Skip to content. | Skip to navigation


Personal tools
You are here: Home / Blog / Americans' Continued Purchases of SUVs Really Is a Problem by Mark Harrison

Americans' Continued Purchases of SUVs Really Is a Problem by Mark Harrison

| filed under: , , ,

Oil purchases are essentially the only form of financial support the simplistic economies of the despotic Middle Eastern countries have. It's not like the Saudis and Saddam are making a killing off of their fashion industries and brilliant management consulting firms. SUV's and light trucks are all so fuel inefficient that their mere existance on our roads guarantees our continued dependence on Arab Oil.

25% of imported oil (2.8 MM barrel/day or 19% of all oil used in US) comes from the Persian Gulf - the place that is causing us problems like 9/11 and making us send our relatives and friends off to die in gas attacks in the desert.

To eliminate our need for those 2.8MM daily barrels of Persian Gulf oil via automobile efficiency only, without changing any other lifestyle habits, we would have to increase fuel efficiency (CAFE standards) by about 36% - to 37.4 MPG for cars, and 29 mph for SUV's/light trucks.

At present, there are are fourteen cars on the market* that arrive at that goal.

There is not one SUV or light truck on the market that hits the mark. - Well, perhaps one that maybe squeeks in - the spunky Toyota RAV4 (such a big favorite among the SUV drivers) with city/hwy mpg of 25/31.

So the existance of SUV's and light trucks on the market is undeniably a problem, despite any slippery, apologist PR-man arguements to the contrary. If they are on the market, we are buying Persian Gulf oil. We are buying oil from the counties whose people brought us 9/11, and we are keeping the oil economy alive and flowing in Saddam's neighborhood 

Q. Why is Sao Tome and Principe one of the poorest countries in the world when it is sitting on 4 billion barrel of high-quality oil? 
A. Because no one buys oil from them.

If Americans drove vehicles from this list of fourteen presently available cars (only two of them hybrids), we would eliminate the need to buy any oil from the Middle East. The the free flow of money for radical Islam and for dangerous governments like Saddam Hussein's would be choked to a trickle. We wouldn't have to spend $200 billion and untold lives toppling evil oil-fed despots, they would wither and fall as we stopped feeding them.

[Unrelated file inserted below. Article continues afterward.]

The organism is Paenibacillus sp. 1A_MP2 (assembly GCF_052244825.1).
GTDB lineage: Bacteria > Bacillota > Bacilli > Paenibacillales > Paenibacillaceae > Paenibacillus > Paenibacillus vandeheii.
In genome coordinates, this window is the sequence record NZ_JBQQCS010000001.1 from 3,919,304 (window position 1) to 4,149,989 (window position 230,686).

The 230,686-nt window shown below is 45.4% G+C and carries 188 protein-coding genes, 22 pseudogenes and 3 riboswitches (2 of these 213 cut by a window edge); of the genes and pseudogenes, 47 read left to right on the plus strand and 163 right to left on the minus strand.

Yes, our friends the Saudis and the Kuwaitis would have to build real economies, and maybe even introduce democracy. And the oil companies would recognize reduced profits as world oil prices slipped. I'm sure most Americans will weep less for such triad's fates than for those of our brothers and sisters, fathers and mothers who are off to die in the Iraqi desert. 

Only with the most desperate excertion of logical contortionism can you begin to deny it - the ownership of an SUV puts you in a club that actively guarantees continued US imports of Persian Gulf oil, and makes you an active financial supporter of the undemocratic, brutal, and dangerous regimes of the Middle East - and the terrorism and war they bring us.

*Top fuel economy among 2003 model cars, according to the Environmental Protection Agency. Mileage is city, then highway, then combined:
1. Honda Insight (electric-gas hybrid, manual) 61/68/64 
2. Honda Insight (automatic) 57/56/56 
3. Toyota Prius (electric-gas hybrid, automatic) 52/45/48 
4. Honda Civic (electric-gas hybrid, manual) 48/47/48 
5. Honda Civic (automatic) 46/51/48 
6. Volkswagen Jetta Wagon (diesel, manual) 42/50/45 
7. (Three-way tie) Volkswagen New Beetle, Volkswagen Golf, Volkswagen Jetta (all diesel with manual transmissions) 42/49/45 
8. Toyota Echo (manual) 35/43/38 
9. (Three-way tie) Volkswagen Golf, Volkswagen Jetta, Volkswagen Jetta Wagon (all diesel with automatic transmissions) 34/45/38 
10. Volkswagen New Beetle (diesel, automatic) 34/44/38

Feb 19, 2003 12:00 AM